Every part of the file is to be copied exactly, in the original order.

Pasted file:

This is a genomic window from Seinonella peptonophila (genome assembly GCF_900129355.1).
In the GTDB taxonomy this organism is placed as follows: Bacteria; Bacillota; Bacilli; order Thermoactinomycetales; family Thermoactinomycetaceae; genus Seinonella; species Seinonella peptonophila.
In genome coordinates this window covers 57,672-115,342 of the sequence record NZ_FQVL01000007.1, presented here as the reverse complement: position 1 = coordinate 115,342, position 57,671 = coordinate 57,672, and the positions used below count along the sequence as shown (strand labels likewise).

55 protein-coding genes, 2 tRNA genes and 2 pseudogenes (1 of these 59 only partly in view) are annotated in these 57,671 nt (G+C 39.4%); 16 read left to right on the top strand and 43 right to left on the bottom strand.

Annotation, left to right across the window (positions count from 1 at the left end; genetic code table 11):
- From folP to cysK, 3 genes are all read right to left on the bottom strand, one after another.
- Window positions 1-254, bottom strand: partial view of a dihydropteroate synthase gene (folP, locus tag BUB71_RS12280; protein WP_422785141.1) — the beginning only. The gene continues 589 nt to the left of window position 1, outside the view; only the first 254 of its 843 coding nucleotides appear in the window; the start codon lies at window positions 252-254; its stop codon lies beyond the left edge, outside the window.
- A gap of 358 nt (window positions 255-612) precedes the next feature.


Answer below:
This is a genomic window from Seinonella peptonophila (genome assembly GCF_900129355.1).
In the GTDB taxonomy this organism is placed as follows: Bacteria; Bacillota; Bacilli; order Thermoactinomycetales; family Thermoactinomycetaceae; genus Seinonella; species Seinonella peptonophila.
In genome coordinates this window covers 57,672-115,342 of the sequence record NZ_FQVL01000007.1, presented here as the reverse complement: position 1 = coordinate 115,342, position 57,671 = coordinate 57,672, and the positions used below count along the sequence as shown (strand labels likewise).

55 protein-coding genes, 2 tRNA genes and 2 pseudogenes (1 of these 59 only partly in view) are annotated in these 57,671 nt (G+C 39.4%); 16 read left to right on the top strand and 43 right to left on the bottom strand.

Annotation, left to right across the window (positions count from 1 at the left end; genetic code table 11):
- From folP to cysK, 3 genes are all read right to left on the bottom strand, one after another.
- Window positions 1-254, bottom strand: partial view of a dihydropteroate synthase gene (folP, locus tag BUB71_RS12280; protein WP_422785141.1) — the beginning only. The gene continues 589 nt to the left of window position 1, outside the view; only the first 254 of its 843 coding nucleotides appear in the window; the start codon lies at window positions 252-254; its stop codon lies beyond the left edge, outside the window.
- A gap of 358 nt (window positions 255-612) precedes the next feature.